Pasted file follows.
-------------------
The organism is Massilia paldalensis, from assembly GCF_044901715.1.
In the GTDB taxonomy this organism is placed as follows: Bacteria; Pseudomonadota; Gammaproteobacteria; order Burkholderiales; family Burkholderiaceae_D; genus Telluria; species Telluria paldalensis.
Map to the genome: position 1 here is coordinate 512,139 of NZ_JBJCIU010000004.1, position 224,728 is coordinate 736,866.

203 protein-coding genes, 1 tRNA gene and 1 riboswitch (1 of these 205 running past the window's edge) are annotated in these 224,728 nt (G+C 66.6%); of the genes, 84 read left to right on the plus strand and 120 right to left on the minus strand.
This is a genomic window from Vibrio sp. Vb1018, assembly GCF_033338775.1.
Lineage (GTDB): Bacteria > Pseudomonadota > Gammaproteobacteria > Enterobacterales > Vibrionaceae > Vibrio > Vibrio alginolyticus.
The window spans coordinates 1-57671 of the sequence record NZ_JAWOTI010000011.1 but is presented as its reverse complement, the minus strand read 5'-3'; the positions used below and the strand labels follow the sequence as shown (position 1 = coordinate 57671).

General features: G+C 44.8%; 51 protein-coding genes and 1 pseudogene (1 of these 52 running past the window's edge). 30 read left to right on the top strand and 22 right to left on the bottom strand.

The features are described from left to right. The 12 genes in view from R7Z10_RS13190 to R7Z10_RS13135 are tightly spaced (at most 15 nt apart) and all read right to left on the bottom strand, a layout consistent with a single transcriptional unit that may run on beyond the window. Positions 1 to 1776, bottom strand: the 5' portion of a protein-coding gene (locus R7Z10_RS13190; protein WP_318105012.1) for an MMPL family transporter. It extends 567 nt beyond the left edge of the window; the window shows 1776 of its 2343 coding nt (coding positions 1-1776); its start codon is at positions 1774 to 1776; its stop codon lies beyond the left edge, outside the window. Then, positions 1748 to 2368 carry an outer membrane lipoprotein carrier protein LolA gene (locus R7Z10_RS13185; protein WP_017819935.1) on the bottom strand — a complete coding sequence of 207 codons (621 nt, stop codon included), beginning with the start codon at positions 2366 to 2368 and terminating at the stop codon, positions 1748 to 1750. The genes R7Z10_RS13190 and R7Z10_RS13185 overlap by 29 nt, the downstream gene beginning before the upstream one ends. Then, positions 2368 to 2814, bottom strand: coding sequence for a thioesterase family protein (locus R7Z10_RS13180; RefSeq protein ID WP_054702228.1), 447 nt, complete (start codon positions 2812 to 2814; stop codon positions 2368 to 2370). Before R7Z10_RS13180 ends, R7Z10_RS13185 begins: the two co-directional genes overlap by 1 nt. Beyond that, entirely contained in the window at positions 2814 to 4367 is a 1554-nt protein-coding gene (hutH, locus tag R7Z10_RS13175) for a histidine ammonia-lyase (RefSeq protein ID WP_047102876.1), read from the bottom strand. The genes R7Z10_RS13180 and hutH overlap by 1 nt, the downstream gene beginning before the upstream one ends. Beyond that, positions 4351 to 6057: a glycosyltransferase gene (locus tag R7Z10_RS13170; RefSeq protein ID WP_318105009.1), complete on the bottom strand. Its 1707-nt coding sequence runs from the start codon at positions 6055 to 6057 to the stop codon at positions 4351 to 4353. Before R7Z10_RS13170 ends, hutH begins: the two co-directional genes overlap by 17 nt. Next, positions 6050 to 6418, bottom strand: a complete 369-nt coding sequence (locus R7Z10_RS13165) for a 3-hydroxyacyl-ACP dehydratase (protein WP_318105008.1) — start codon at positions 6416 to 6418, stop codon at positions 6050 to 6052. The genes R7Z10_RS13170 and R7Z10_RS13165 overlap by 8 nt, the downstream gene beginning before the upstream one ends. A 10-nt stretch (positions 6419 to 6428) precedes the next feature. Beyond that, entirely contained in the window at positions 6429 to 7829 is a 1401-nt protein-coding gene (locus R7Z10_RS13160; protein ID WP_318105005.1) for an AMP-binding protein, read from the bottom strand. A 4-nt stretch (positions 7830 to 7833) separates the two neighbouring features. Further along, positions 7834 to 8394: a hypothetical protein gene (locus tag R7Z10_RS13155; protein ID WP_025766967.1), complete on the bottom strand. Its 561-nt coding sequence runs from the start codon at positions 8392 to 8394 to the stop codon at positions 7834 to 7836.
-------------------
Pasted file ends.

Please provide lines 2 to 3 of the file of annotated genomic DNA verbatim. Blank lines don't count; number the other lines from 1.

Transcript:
In the GTDB taxonomy this organism is placed as follows: Bacteria; Pseudomonadota; Gammaproteobacteria; order Burkholderiales; family Burkholderiaceae_D; genus Telluria; species Telluria paldalensis.
Map to the genome: position 1 here is coordinate 512,139 of NZ_JBJCIU010000004.1, position 224,728 is coordinate 736,866.